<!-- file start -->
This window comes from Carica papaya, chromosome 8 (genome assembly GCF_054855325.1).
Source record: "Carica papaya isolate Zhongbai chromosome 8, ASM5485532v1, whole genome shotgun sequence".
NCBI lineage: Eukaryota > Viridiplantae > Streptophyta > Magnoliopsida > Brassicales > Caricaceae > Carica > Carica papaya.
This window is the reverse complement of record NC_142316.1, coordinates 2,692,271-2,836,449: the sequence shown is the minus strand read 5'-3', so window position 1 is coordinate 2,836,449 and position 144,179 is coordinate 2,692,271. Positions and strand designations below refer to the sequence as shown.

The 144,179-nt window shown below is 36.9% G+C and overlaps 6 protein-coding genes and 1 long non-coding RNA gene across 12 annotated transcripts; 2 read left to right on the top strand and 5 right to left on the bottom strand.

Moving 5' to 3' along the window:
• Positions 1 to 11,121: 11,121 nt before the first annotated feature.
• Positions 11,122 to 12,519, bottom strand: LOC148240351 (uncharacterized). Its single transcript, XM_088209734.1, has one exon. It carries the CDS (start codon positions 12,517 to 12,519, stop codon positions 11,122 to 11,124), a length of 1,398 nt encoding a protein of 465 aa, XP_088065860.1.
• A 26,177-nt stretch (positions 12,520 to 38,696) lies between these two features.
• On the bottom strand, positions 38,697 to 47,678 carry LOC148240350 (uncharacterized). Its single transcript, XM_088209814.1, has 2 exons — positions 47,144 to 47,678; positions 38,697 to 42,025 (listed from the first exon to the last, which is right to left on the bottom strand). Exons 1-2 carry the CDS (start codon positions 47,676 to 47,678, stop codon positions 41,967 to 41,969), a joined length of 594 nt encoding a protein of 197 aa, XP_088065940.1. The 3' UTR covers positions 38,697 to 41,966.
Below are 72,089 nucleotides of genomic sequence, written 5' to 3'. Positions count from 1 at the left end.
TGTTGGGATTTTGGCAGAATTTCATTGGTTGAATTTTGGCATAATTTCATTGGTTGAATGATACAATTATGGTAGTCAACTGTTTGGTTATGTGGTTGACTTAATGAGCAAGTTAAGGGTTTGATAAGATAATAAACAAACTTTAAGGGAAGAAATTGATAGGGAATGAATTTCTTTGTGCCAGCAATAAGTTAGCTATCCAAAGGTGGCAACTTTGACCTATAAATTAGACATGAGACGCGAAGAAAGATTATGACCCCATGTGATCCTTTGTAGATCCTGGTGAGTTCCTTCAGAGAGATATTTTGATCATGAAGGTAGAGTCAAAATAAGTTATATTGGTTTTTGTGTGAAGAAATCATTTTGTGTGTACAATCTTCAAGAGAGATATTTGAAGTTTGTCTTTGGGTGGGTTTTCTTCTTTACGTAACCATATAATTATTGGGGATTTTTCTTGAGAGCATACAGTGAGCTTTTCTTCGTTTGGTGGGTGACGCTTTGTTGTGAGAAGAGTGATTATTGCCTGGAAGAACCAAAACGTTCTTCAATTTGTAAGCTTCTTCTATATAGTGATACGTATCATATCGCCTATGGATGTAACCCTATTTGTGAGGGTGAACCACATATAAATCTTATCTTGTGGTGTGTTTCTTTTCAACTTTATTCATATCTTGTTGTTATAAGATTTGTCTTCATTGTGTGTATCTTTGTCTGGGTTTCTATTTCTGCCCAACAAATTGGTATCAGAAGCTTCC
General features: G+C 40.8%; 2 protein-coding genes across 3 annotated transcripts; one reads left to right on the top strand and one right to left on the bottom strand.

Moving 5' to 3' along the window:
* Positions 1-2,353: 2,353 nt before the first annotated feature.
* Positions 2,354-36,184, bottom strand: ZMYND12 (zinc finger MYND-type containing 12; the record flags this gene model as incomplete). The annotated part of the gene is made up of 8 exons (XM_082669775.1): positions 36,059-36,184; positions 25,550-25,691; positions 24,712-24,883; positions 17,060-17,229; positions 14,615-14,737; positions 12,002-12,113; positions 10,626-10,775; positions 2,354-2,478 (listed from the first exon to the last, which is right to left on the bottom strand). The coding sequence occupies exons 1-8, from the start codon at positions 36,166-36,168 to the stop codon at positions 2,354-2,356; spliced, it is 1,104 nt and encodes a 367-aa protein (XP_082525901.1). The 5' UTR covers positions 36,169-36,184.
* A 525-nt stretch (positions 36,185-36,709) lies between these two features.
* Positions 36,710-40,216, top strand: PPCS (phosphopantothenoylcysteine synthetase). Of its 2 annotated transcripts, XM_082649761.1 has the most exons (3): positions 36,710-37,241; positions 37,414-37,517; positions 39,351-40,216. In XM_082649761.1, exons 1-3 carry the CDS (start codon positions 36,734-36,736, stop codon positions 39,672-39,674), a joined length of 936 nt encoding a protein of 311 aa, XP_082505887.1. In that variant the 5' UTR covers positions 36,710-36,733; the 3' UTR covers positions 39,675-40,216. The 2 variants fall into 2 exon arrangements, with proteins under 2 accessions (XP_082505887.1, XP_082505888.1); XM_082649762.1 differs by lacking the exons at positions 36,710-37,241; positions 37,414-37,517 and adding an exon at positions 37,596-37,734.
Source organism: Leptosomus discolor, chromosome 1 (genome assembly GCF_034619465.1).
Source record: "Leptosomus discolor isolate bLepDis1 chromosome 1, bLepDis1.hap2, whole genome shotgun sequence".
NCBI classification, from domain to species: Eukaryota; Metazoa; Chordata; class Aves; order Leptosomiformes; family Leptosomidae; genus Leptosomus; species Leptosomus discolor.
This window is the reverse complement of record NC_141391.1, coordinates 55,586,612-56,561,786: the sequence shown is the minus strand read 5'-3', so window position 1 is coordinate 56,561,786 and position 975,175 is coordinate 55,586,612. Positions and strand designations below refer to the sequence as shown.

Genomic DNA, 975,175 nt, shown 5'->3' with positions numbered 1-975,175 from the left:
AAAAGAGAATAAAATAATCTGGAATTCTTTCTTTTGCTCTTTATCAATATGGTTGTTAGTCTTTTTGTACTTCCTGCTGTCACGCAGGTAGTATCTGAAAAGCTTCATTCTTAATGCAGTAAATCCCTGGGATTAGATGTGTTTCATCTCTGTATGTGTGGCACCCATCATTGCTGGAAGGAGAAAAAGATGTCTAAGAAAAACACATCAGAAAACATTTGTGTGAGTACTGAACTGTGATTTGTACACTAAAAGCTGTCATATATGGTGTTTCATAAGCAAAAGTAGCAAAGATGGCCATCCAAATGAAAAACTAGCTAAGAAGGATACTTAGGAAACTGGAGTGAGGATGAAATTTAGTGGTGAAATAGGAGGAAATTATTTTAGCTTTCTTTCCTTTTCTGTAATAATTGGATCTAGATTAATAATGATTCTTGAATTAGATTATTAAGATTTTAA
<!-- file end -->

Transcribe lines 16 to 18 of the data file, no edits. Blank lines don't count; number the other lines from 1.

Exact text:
* Positions 2,354-36,184, bottom strand: ZMYND12 (zinc finger MYND-type containing 12; the record flags this gene model as incomplete). The annotated part of the gene is made up of 8 exons (XM_082669775.1): positions 36,059-36,184; positions 25,550-25,691; positions 24,712-24,883; positions 17,060-17,229; positions 14,615-14,737; positions 12,002-12,113; positions 10,626-10,775; positions 2,354-2,478 (listed from the first exon to the last, which is right to left on the bottom strand). The coding sequence occupies exons 1-8, from the start codon at positions 36,166-36,168 to the stop codon at positions 2,354-2,356; spliced, it is 1,104 nt and encodes a 367-aa protein (XP_082525901.1). The 5' UTR covers positions 36,169-36,184.
* A 525-nt stretch (positions 36,185-36,709) lies between these two features.
* Positions 36,710-40,216, top strand: PPCS (phosphopantothenoylcysteine synthetase). Of its 2 annotated transcripts, XM_082649761.1 has the most exons (3): positions 36,710-37,241; positions 37,414-37,517; positions 39,351-40,216. In XM_082649761.1, exons 1-3 carry the CDS (start codon positions 36,734-36,736, stop codon positions 39,672-39,674), a joined length of 936 nt encoding a protein of 311 aa, XP_082505887.1. In that variant the 5' UTR covers positions 36,710-36,733; the 3' UTR covers positions 39,675-40,216. The 2 variants fall into 2 exon arrangements, with proteins under 2 accessions (XP_082505887.1, XP_082505888.1); XM_082649762.1 differs by lacking the exons at positions 36,710-37,241; positions 37,414-37,517 and adding an exon at positions 37,596-37,734.